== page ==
The largest fully completed study, from the Journal of the National Cancer Institute in 2006 tracked 420,000 Danish cell phone users and found no clear link between cell phones and cancer.  A more recent French study found no significant risk of three major types of nervous system tumors, but did find an increased risk for one type of brain tumor among heavy users that needed to be verified.

Dan Catena, a spokesman for the American Cancer Society is neutral on the topic stating, "By all means, if a person feels compelled that they should take precautions in reducing the amount of electromagnetic radio waves through their bodies, by all means they should do so.  But at the same time, we have to remember there's no conclusive evidence that links cell phones to cancer, whether it's brain tumors or other forms of cancer."

Joe Farren, a spokesman for the CTIA-The Wireless Association says that his organization is concerned that "misinformation" may be spread about cell phones.  He states, "When you look at the overwhelming majority of studies that have been peer reviewed and published in scientific journals around the world, you'll find no relationship between wireless usage and adverse health affects."

Some studies do support the conclusion, though. A study in Finland found that cell phone users of 10 years or more were 40 percent more likely to get a brain tumor on the side of the head they usually hold their phone.  A follow up study in Sweden indicate this risk to be closer to four times as great.

In February, DailyTech reported in a study appearing in a U.S. medical journal, which indicated that heavy cell phone use raised the risk of some tumors as much as 50 percent.  Cancers of the salivary gland in particular were found to be the most commonly induced type.  This study differed in that it looked at the effects of long term use.  Also it was among the first studies to examine cancer rates in other organs besides the brain.

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RE: Basic statistics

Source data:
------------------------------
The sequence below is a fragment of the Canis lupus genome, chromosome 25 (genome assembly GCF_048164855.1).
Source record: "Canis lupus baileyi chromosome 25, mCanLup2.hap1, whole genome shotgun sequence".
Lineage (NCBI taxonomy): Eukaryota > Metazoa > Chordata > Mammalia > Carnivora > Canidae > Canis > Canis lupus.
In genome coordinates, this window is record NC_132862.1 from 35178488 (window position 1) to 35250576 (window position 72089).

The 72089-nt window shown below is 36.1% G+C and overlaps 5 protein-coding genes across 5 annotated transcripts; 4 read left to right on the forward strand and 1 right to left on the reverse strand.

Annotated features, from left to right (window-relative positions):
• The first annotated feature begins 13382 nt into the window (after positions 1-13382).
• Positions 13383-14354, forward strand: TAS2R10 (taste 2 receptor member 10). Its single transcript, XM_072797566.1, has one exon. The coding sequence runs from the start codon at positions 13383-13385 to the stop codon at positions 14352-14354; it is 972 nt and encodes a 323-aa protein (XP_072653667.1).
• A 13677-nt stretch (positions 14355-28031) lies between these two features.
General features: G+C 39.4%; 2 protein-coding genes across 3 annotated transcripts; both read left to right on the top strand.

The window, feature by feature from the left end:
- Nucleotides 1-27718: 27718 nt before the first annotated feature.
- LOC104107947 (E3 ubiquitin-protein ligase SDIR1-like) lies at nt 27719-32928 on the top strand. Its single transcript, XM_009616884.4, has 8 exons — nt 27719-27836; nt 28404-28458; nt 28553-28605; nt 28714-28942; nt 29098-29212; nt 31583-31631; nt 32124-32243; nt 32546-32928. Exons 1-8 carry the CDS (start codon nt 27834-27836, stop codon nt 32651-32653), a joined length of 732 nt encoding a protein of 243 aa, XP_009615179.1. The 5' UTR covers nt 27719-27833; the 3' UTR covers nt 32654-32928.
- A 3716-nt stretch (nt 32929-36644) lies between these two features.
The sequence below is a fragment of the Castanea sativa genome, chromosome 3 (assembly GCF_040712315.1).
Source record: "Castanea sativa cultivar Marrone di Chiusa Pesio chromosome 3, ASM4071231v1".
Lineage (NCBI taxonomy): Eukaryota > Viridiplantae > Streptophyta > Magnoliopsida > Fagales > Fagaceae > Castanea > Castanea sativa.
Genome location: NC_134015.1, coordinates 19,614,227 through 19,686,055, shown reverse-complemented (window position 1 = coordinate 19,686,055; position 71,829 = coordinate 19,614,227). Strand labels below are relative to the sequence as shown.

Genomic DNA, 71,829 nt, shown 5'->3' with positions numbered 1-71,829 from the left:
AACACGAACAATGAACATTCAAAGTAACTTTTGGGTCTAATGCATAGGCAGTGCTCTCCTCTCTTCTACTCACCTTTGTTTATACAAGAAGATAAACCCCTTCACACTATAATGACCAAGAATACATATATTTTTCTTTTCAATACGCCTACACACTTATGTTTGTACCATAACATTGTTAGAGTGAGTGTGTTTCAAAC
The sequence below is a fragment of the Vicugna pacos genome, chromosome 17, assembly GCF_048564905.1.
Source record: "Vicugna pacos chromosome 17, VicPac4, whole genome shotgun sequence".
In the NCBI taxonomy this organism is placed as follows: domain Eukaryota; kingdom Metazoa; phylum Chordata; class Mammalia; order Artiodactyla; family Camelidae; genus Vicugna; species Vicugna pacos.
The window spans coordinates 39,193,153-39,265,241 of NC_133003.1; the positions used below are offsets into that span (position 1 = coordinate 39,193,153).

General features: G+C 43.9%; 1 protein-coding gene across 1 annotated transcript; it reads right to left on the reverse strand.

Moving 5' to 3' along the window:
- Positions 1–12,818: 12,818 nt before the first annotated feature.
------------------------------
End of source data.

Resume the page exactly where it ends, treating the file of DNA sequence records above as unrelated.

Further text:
By DLeRium on 7/25/2008 2:22:00 PM , Rating: 0
You could take the approach that you need to prove something completely safe before you use it, in which case we would never get anything done, or we could throw caution to the wind and check on safety after a tradegy has occurred

Well here's the problem. You can't prove it completely safe. You prove with statistics that say with 95% confidence you can predict 95% reliability with this product or whatever. There's no such thing as 100%. You guys argue this whole causation correlation crap but honestly, it's a sorry excuse to deny things. You haven't definitely proved anything, but rather you say there is no significant evidence to prove that cell phones can cause increased cancer risk. That doesn't mean that cell phones don't cause cancer at all. All it means is that the data isn't significant. You think that people simply argue things by looking at correlation and then relating to causation? There's always rationale behind things and often times there's scientific or engineering rationale. Most of the times these reasonings are sound and a good number of times they are correct. It's when you apply statistics to prove your theory right or wrong. When studies show positive and negative and conflict, you know two things.

1) There's definitely a good possibility of a positive test.
2) Negative test results mean there's no significant evidence but does not rule out the possibility of effects.

I've done enough engineering statistics to and I worked for an FDA regulated company. When we test products against spec or test the manufacturing process, you test to show that everything is good before you can manufacture. If we didn't have regulation like this, QC would be a PITA. In saying that you prove everything is safe before you use it it's more for basic everyday things like driving to work. We don't have to evaluate/study which highway to take because its a risky commute that could get you killed in a crash or whatever.

RE: Basic statistics
By karielash on 7/25/2008 2:27:18 PM , Rating: 2

Well part of the problem is you quoting half a paragraph to make a point already made in the other half of the paragraph.

“Then they pop up and say ‘Hello, surprise! Give us your money or we will shut you down!' Screw them. Seriously, screw them. You can quote me on that.” -- Newegg Chief Legal Officer Lee Cheng referencing patent trolls